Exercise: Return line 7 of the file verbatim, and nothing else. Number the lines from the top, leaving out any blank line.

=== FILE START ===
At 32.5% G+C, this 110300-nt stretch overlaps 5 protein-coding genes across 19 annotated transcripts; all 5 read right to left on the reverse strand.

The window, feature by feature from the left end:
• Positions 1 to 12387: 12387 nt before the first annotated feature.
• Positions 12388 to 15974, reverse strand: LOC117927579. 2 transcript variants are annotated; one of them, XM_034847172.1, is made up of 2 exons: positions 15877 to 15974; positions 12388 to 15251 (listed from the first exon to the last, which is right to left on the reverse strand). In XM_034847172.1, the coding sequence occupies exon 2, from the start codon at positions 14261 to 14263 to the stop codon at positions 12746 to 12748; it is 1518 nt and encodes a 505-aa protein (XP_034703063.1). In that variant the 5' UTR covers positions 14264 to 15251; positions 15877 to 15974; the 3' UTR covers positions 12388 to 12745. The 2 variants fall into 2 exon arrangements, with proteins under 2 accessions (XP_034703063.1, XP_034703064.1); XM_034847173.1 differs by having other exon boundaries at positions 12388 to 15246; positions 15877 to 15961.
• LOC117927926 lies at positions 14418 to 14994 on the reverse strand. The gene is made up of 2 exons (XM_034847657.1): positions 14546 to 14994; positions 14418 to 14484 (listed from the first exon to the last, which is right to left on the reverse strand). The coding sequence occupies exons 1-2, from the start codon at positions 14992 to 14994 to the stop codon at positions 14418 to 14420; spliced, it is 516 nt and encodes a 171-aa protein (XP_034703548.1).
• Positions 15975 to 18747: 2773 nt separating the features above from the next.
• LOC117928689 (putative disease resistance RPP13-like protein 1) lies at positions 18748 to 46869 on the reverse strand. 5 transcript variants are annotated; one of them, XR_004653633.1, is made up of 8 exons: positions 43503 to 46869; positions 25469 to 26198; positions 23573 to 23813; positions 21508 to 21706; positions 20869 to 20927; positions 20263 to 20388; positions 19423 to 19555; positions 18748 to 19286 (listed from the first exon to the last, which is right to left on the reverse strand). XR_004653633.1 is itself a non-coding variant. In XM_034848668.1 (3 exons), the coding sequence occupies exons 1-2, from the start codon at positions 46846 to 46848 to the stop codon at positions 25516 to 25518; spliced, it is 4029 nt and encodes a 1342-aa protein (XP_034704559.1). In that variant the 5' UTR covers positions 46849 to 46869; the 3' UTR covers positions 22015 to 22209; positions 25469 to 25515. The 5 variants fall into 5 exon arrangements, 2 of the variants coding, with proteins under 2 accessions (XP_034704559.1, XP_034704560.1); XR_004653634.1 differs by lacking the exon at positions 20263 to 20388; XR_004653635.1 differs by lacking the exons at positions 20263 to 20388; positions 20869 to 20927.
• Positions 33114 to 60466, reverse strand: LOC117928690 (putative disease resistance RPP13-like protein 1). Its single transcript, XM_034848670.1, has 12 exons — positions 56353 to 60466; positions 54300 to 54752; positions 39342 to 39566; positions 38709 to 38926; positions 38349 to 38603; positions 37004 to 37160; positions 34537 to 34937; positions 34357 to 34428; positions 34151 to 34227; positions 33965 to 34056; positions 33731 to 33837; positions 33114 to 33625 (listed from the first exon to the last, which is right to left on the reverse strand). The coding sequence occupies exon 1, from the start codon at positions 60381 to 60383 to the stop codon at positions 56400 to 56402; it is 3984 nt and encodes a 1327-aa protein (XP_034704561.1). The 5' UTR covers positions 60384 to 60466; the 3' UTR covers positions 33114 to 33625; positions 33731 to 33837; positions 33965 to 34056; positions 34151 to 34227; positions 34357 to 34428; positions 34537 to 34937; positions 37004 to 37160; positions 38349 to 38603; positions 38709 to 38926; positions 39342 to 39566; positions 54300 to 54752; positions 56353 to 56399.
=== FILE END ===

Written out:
• LOC117928689 (putative disease resistance RPP13-like protein 1) lies at positions 18748 to 46869 on the reverse strand. 5 transcript variants are annotated; one of them, XR_004653633.1, is made up of 8 exons: positions 43503 to 46869; positions 25469 to 26198; positions 23573 to 23813; positions 21508 to 21706; positions 20869 to 20927; positions 20263 to 20388; positions 19423 to 19555; positions 18748 to 19286 (listed from the first exon to the last, which is right to left on the reverse strand). XR_004653633.1 is itself a non-coding variant. In XM_034848668.1 (3 exons), the coding sequence occupies exons 1-2, from the start codon at positions 46846 to 46848 to the stop codon at positions 25516 to 25518; spliced, it is 4029 nt and encodes a 1342-aa protein (XP_034704559.1). In that variant the 5' UTR covers positions 46849 to 46869; the 3' UTR covers positions 22015 to 22209; positions 25469 to 25515. The 5 variants fall into 5 exon arrangements, 2 of the variants coding, with proteins under 2 accessions (XP_034704559.1, XP_034704560.1); XR_004653634.1 differs by lacking the exon at positions 20263 to 20388; XR_004653635.1 differs by lacking the exons at positions 20263 to 20388; positions 20869 to 20927.